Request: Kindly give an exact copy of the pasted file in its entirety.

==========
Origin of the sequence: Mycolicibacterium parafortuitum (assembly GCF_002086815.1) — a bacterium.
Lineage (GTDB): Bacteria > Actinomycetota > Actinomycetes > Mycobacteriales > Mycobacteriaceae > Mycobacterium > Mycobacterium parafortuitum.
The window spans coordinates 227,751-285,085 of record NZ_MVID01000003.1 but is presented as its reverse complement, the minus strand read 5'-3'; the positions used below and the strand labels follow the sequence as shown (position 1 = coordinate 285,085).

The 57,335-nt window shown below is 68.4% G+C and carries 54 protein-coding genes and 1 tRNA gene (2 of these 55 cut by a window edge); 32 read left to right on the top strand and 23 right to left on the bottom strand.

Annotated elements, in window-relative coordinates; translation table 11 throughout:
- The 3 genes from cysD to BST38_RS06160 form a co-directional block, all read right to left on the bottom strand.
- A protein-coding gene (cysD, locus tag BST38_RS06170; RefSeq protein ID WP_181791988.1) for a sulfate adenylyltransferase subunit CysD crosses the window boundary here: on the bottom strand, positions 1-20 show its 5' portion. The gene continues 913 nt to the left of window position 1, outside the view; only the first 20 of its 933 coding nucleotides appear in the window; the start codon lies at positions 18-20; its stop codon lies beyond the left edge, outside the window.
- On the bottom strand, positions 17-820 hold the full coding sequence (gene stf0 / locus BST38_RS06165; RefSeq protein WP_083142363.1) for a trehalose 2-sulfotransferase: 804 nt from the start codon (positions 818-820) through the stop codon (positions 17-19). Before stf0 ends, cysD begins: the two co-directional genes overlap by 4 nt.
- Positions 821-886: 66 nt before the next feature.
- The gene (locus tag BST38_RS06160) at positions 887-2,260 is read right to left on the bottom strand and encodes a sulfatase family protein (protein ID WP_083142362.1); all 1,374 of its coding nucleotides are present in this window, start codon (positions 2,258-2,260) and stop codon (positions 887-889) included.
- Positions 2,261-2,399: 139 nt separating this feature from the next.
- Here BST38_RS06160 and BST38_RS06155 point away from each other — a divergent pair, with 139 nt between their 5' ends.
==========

Origin of the sequence: Mycolicibacterium parafortuitum (assembly GCF_002086815.1) — a bacterium.
Lineage (GTDB): Bacteria > Actinomycetota > Actinomycetes > Mycobacteriales > Mycobacteriaceae > Mycobacterium > Mycobacterium parafortuitum.
The window spans coordinates 227,751-285,085 of record NZ_MVID01000003.1 but is presented as its reverse complement, the minus strand read 5'-3'; the positions used below and the strand labels follow the sequence as shown (position 1 = coordinate 285,085).

The 57,335-nt window shown below is 68.4% G+C and carries 54 protein-coding genes and 1 tRNA gene (2 of these 55 cut by a window edge); 32 read left to right on the top strand and 23 right to left on the bottom strand.

Annotated elements, in window-relative coordinates; translation table 11 throughout:
- The 3 genes from cysD to BST38_RS06160 form a co-directional block, all read right to left on the bottom strand.
- A protein-coding gene (cysD, locus tag BST38_RS06170; RefSeq protein ID WP_181791988.1) for a sulfate adenylyltransferase subunit CysD crosses the window boundary here: on the bottom strand, positions 1-20 show its 5' portion. The gene continues 913 nt to the left of window position 1, outside the view; only the first 20 of its 933 coding nucleotides appear in the window; the start codon lies at positions 18-20; its stop codon lies beyond the left edge, outside the window.
- On the bottom strand, positions 17-820 hold the full coding sequence (gene stf0 / locus BST38_RS06165; RefSeq protein WP_083142363.1) for a trehalose 2-sulfotransferase: 804 nt from the start codon (positions 818-820) through the stop codon (positions 17-19). Before stf0 ends, cysD begins: the two co-directional genes overlap by 4 nt.
- Positions 821-886: 66 nt before the next feature.
- The gene (locus tag BST38_RS06160) at positions 887-2,260 is read right to left on the bottom strand and encodes a sulfatase family protein (protein ID WP_083142362.1); all 1,374 of its coding nucleotides are present in this window, start codon (positions 2,258-2,260) and stop codon (positions 887-889) included.
- Positions 2,261-2,399: 139 nt separating this feature from the next.
- Here BST38_RS06160 and BST38_RS06155 point away from each other — a divergent pair, with 139 nt between their 5' ends.